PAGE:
In these recessionary times, it seems that it takes the scion of a Swiss banker to show us that transcendent values – no matter how gloomy the economic outlook – are priceless. Alain de Botton, author of the richly-acclaimed pop philosophy classic Status Anxiety (2006), has posited the construction of a 46 metre-high tower which is designed to engender reflection of 300 million years of life on Earth. The location of the planned tower is the Corporation of London, an area of the United Kingdom’s capital where many major national and international financial institutions are headquartered.
However, perhaps the most intriguing modality of de Botton’s tower is that its primary function is to serve as a ‘temple for atheists’, a setting in which to experience awe. And it is this aspect of the building that has opened a fissure between the leading lights of the UK’s atheist community. De Botton has explicitly cited biologist Richard Dawkins and the late writer Christopher Hitchens as being ‘agressive’, ‘destructive’ and basically unrepresentative of a large number of people who might not believe in God, but are not hostile to those who do or religion in general. Perhaps predictably, Dawkins has ridiculed the notion of a spiritual space for atheists as an ‘unnecessary’ contradiction in terms.
This provocative project has set the Mediolana CSO ruminating:
1. A Makeover for Atheism? De Botton’s evaluation of Dawkins and Hitchens has confirmed that there are those even within the atheist fraternity who are all too aware that such figures lack appeal to a large section of the public: to many, they come across as fanatical, angry and irrational. To those who mistrust atheism – because of the consistently lamentable record, historically and geographically, of atheist states in protecting the most basic human rights, for example – being confronted with these kind of spokespeople is only likely to entrench them further in their opinions. A new approach is needed.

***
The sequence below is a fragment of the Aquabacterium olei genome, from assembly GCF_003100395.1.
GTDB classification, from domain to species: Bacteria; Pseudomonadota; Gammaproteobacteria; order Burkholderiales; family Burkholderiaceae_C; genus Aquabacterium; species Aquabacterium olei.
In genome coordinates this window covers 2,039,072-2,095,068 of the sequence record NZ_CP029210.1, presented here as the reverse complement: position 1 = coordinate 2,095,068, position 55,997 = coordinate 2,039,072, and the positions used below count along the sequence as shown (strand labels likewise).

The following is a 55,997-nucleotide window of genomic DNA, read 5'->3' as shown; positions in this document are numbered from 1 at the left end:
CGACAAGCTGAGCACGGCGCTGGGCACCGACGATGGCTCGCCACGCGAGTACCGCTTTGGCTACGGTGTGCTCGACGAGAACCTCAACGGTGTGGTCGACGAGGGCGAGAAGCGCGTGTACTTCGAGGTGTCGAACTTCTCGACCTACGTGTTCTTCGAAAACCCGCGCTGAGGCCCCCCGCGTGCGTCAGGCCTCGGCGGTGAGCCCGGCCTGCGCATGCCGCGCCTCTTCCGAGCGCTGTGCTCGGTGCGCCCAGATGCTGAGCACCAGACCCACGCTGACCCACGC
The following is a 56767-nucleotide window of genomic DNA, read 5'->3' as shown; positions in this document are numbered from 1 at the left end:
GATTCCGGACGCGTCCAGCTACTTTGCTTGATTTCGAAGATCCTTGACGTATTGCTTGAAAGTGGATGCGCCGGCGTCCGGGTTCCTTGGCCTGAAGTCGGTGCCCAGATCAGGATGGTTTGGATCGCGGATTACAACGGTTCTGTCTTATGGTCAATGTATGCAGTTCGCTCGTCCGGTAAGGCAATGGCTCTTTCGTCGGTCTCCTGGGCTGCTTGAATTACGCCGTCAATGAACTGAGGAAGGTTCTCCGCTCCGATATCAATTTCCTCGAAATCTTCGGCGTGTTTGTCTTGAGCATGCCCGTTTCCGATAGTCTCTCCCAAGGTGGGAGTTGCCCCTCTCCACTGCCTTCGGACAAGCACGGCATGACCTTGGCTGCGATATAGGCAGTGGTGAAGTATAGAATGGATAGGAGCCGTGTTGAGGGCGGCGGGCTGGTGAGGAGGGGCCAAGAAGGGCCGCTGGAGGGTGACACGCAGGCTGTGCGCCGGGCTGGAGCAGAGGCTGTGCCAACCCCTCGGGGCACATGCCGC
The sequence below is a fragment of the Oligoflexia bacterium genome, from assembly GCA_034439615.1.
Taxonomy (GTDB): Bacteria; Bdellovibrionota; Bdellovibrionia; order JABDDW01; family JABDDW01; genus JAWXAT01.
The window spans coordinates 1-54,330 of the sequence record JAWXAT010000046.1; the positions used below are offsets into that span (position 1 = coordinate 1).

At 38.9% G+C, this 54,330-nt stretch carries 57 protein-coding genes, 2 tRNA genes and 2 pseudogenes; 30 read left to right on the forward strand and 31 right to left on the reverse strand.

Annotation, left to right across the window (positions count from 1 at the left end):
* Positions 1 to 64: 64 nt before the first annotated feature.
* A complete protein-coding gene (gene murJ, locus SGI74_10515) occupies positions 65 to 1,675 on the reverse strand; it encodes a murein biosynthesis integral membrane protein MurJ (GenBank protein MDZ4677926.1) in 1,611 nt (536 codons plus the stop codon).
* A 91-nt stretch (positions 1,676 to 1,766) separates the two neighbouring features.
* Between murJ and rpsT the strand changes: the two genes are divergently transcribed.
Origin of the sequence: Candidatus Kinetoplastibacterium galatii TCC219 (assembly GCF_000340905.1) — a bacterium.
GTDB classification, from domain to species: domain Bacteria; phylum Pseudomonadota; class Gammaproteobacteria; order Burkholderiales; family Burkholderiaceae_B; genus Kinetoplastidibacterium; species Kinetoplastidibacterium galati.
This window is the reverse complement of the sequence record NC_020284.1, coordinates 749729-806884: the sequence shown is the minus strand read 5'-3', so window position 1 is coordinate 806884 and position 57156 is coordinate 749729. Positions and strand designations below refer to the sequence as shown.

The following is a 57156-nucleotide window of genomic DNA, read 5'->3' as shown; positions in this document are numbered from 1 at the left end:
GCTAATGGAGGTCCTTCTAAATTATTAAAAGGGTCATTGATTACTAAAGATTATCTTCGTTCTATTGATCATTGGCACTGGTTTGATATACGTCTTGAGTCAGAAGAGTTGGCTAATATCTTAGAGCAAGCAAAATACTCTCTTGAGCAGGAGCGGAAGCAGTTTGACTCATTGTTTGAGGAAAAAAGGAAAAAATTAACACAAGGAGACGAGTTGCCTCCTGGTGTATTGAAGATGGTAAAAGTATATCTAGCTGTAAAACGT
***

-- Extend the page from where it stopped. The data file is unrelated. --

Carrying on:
2. A Makeover for Religion? While the likes of Richard Dawkins may continue to needlessly antagonise and alienate vast swathes of the general public for years to come, they at least are not claiming any divine guidance; the same cannot be said of the world’s great religions, which with the exception of ‘Yellow Hat‘ Tibetan Buddhism – charismatically led by Tenzin Gyatso, His Holiness the 14th Dalai Lama – have suffered from a bizarre communication deficit in recent times. At the risk of being excommunicated, is Joseph Aloisius Ratzinger really the best figurehead the Roman Catholic Church can muster? And though Islam does not have a church as such, the prominence given by both the Western and parts of the Middle Eastern media to fringe figures with no scholarly or spiritual validation to speak of never fails to amaze us.